## Agglomerative (Bottom-up) Hierarchical Clustering

In agglomerative clustering, the cluster formation starts with individual points. Each point is considered as one cluster. Let’s say there are N data points. In the beginning, there will be N clusters. Then, the distance between each pair of cluster is found and the clusters closest to each other is matched and made as one cluster. This would result in (N – 1) cluster. In the next step, the distance between pair of clusters are found and the clusters closest to each other is matched and made as one cluster. This would result in (N – 2) clusters. The same process is repeated until all the data points are merged into one cluster. e.g., root cluster.

It is also called as bottom-up hierarchical clustering as the clustering process starts with individual data point and move further up to form one cluster – root cluster. In the diagram below, note as to how the clusters have been formed starting from the leaf node and moving upward.

In the above diagram, on the right hand side of the picture is what is called as **Dendogram. **In the beginning, all of the members (letter A – G) are in the leaf node.

- In first step, cluster of J/K, I/H, B/C and E/F are formed.
- In step 2, A and cluster B/C are joined to form one cluster.
- In step 3, D is joined with cluster E & F to form a cluster.
- In step 4, Cluster J/K and I/H are joined to form one cluster.
- In step 5, G is joined with cluster in step 4 to form one cluster.
- In step 6, cluster formed in step 2 and step 3 are joined to form one cluster.
- In last step, the cluster formed in step 5 and 6 are joined to form the root cluster.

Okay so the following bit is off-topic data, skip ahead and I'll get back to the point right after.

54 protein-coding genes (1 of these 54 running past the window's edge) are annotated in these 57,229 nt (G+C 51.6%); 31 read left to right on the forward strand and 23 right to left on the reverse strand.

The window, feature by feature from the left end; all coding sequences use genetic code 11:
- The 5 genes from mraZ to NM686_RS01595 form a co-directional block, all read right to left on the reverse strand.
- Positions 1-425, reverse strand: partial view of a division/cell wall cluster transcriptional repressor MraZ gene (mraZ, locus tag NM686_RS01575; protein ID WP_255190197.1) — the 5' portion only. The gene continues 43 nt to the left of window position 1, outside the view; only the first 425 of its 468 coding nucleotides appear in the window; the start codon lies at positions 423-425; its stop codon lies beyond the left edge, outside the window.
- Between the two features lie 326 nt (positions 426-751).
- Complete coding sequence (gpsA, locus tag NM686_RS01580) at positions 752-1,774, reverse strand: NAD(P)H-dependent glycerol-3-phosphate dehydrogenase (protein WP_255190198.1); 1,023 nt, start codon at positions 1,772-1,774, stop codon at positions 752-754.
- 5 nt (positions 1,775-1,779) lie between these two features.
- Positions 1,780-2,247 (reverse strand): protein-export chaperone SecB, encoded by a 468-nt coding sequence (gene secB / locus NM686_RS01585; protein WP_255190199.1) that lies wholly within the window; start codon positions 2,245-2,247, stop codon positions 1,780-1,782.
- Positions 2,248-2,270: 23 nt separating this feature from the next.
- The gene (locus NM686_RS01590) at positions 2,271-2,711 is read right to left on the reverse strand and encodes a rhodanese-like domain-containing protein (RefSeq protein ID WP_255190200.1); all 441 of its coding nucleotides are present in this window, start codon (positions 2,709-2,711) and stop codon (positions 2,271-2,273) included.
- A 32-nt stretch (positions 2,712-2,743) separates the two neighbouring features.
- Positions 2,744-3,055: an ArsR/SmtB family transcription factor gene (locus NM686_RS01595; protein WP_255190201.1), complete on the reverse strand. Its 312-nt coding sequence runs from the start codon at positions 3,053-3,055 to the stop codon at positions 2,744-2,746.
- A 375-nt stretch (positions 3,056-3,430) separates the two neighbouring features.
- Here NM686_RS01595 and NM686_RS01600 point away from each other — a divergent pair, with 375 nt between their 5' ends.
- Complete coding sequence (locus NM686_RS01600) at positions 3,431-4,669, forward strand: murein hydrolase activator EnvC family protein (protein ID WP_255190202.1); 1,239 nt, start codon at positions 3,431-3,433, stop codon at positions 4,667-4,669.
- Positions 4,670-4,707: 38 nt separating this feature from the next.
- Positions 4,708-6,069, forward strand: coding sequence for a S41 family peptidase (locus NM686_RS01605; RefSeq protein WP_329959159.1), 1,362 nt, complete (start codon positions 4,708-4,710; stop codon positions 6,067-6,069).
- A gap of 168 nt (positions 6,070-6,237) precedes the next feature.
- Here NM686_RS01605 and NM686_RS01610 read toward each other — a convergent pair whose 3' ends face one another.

The node of the **Dendogram** represents the subset of points. Cutting the Dendogram at different levels will give different number of clusters. Thus, if one cut the Dendogram after first level, one will get the four clusters (J/K, I/H, B/C and E/F). However, if one cuts the Dendogram one level up, one will get 5 clusters such as J/K, I/H, A & B/C, D, E/F. Let’s understand the formation of cluster by slicing the Dendogram at any specific level using the following diagram.

In the above Dendogram diagram, slicing vertically with red line results in creation of four clusters using different color codes.

The agglomerative hierarchical clustering algorithm differs based on the distance method used to create clusters. The following are common distance methods used to create clusters:

**Single link**: Distance between the cluster is determined based on the distance between most similar two points in the two clusters. In other words, the nearest two points distance in two cluster is used to determine the cluster distance.**Complete link**: Distance between the cluster is determined based on the distance between least similar two points in the two clusters. In other words, the farthest two points distance in two cluster is used to determine the cluster distance.**Centroid**: Distance between the cluster is determined based on the distance between the centroid of the two clusters.**Average link**: Distance between the cluster is determined based on the average distance between all points in the two clusters.